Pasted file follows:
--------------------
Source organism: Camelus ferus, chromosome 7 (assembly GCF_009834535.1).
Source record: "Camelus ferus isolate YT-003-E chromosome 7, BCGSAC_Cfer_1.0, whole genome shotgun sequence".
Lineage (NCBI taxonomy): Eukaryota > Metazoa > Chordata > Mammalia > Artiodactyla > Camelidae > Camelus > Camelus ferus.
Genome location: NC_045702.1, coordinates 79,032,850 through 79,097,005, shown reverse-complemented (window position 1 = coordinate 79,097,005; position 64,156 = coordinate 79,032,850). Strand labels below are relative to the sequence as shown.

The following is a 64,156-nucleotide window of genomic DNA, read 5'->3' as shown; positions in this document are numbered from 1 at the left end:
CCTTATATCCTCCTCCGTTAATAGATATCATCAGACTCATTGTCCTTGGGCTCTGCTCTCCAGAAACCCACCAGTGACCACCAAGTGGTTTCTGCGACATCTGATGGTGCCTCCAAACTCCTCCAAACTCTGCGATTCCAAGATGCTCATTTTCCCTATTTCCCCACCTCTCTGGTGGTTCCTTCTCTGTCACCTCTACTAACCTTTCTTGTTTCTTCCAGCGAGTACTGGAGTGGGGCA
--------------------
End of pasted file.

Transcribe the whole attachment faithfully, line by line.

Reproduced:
Source organism: Camelus ferus, chromosome 7 (assembly GCF_009834535.1).
Source record: "Camelus ferus isolate YT-003-E chromosome 7, BCGSAC_Cfer_1.0, whole genome shotgun sequence".
Lineage (NCBI taxonomy): Eukaryota > Metazoa > Chordata > Mammalia > Artiodactyla > Camelidae > Camelus > Camelus ferus.
Genome location: NC_045702.1, coordinates 79,032,850 through 79,097,005, shown reverse-complemented (window position 1 = coordinate 79,097,005; position 64,156 = coordinate 79,032,850). Strand labels below are relative to the sequence as shown.

The following is a 64,156-nucleotide window of genomic DNA, read 5'->3' as shown; positions in this document are numbered from 1 at the left end:
CCTTATATCCTCCTCCGTTAATAGATATCATCAGACTCATTGTCCTTGGGCTCTGCTCTCCAGAAACCCACCAGTGACCACCAAGTGGTTTCTGCGACATCTGATGGTGCCTCCAAACTCCTCCAAACTCTGCGATTCCAAGATGCTCATTTTCCCTATTTCCCCACCTCTCTGGTGGTTCCTTCTCTGTCACCTCTACTAACCTTTCTTGTTTCTTCCAGCGAGTACTGGAGTGGGGCA